Those caught up in the tragic 7/7 London bombings reveal how they’ve coped since the atrocity
Today marks the 10th anniversary of the 7/7 London bombings, the worst single terrorist attack on Great Britain.
A decade ago today the country was left reeling after bombs exploded on three Tube trains and a bus in central London, killing 52 people. The explosives were carried by four suicide bombers with links to al-Qaeda.
As we remember the tragic events of the day and those who lost their lives, we’ve also been hearing the incredibly poignant stories of the survivors and members of the public who were caught up in the attacks.
Gill Hicks is one of those who came through the tragedy and has an amazing story to tell. The 46-year-old lost both of her legs below the knee on the busy King’s Cross train and was the last person to be pulled alive from the devastating wreckage.
‘I was to all intents and purposes dead on arrival when I was brought [to hospital]. I woke up in intensive care and drifted in and out of consciousness,’ Gill tells the Mirror.
‘One of my first memories is of wanting to be reassured that I had arms, that I was still here. I wanted to know how much of me was left. I knew my legs were gone.’
Having lost 75 per cent of her blood, Gill’s chances of survival looked slim but she embarked on an incredible recovery at St Thomas’s Hospital. She learned to walk again on prosthetic legs and welcomed a daughter, Amelie, two years ago.
Since the attacks, Gill – who has returned to her native Australia after living in London for 24 years – has campaigned against violent extremism and was even awarded an MBE for her wonderful work.
‘I was absolutely euphoric that I had survived, despite the loss of my legs. That euphoria has stayed with me ever since, 10 years on,’ she explains. ‘I’m so fortunate and very grateful that I’m here.’
This week Gill had an emotional reunion with PC Andrew Maxwell, the man who carried her out of the Tube and to safety on that terrible day. The pair hugged as they met up outside King’s Cross station on Monday.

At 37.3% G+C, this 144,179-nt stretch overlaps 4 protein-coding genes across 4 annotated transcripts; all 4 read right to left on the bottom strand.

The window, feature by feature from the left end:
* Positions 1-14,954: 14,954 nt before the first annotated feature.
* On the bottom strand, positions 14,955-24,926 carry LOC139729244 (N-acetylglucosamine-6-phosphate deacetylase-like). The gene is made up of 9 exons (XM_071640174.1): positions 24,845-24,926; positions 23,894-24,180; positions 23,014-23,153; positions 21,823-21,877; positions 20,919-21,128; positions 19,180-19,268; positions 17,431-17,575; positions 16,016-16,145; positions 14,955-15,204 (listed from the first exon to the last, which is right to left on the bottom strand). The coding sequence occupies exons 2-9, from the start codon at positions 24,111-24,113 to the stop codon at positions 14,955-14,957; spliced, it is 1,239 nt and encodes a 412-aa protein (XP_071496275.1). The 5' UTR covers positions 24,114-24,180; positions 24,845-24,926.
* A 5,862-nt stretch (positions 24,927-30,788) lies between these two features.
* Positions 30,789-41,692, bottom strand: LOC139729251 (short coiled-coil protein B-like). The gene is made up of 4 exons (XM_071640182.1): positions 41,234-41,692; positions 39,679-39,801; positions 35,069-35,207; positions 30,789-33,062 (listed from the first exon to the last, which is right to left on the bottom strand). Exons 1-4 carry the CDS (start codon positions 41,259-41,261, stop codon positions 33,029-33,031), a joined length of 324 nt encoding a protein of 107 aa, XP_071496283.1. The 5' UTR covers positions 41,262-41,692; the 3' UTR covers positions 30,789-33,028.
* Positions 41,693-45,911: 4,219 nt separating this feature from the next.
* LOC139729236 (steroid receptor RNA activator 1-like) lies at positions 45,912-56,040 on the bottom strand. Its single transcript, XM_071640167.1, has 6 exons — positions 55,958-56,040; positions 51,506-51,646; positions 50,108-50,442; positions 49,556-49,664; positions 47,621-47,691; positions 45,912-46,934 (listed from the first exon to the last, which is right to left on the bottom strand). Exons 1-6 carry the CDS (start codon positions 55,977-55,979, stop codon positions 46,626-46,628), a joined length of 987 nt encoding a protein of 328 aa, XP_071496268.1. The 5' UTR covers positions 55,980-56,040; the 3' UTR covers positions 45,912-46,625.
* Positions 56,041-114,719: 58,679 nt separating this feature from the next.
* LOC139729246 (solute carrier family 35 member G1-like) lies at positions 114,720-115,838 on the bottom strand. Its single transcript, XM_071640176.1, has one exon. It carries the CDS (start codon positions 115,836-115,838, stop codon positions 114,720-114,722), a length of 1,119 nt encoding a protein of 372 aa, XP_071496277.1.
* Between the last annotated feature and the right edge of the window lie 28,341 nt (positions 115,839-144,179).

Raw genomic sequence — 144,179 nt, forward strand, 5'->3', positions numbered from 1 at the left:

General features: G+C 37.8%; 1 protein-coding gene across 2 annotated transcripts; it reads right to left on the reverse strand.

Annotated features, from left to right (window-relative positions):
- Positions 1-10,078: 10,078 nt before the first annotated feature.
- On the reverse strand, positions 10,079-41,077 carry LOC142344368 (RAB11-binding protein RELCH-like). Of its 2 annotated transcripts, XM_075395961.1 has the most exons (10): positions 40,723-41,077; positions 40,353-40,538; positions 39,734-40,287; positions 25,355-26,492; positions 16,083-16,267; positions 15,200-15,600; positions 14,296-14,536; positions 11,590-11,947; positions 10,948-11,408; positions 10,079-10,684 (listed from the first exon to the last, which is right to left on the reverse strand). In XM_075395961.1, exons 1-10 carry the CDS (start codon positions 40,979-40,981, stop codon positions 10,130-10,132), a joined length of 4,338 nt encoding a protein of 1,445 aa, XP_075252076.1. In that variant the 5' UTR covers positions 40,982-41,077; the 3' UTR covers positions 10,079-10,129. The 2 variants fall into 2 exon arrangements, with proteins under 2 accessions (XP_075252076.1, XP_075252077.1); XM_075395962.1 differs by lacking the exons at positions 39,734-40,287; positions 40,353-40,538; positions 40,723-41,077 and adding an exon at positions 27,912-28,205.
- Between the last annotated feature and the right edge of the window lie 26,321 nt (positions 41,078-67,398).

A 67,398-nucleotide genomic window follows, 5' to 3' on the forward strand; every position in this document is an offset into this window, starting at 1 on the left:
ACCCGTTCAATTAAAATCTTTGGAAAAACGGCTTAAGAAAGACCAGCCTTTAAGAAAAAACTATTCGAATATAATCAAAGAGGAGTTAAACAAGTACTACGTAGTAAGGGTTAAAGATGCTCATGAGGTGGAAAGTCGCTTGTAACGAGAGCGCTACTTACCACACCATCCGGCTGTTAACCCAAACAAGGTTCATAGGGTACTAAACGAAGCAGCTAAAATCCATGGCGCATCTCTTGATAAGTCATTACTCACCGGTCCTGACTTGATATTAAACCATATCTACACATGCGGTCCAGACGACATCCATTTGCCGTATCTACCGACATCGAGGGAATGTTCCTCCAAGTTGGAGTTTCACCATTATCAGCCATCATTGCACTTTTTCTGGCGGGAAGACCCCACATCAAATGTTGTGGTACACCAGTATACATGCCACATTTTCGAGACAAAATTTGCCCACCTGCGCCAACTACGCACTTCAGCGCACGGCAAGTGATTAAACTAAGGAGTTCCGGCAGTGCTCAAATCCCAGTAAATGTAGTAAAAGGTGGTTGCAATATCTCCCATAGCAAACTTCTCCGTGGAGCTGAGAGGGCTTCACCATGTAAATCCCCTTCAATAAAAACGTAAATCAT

Another survivor with an incredible story is Michael Henning. He was just metres away from the bomber on the Circle Line train and remembers thinking that he was dead in the initial aftermath following the explosion.
Chillingly the ‘screams and whimpering’ of others who were suffering around him have stayed with Michael and he admits that he can still hear it now, even when he’s just walking down the street.
‘The 10 years have been a hellish journey,’ he says.
But Michael still considers himself to be a ‘deeply lucky person’ given that he chose to board the third carriage of the train rather than the second where the bomber was standing.
It is inspiring to hear that, despite the enduring trauma, Michael has managed to reach a place of peace.
‘I’m the happiest I’ve ever been. I have a great perspective on life,’ he tells the BBC.
‘When you face your mortality, it has such a profound effect and every day is a bonus. It doesn’t have to be a special day.
‘A quiet day – you can really appreciate that.’
There are many other poignant survivor stories. Peter Skyte for example, who has only recently spoken about the ordeal for the first time, has said how he remembers a pregnant woman standing next to him on the Piccadilly Line train.
10 years on, he can’t help thinking of her and hopes she is okay.
‘This is the first time I have recounted my memory of that day, now ten years ago. The line between life and death is on occasion a very fine one. Had I managed to get in to the first carriage of the train, I might have been one of the dead,’ he says.
‘By chance and possibly fate, I was one of the uninjured survivors. Of such happenings are lives lived or lost.
‘My final thought is the hope that the woman who was next to me in that 3rd carriage had a successful pregnancy and birth.’
Our thoughts are with all of those affected by the tragic events of 7/7 today.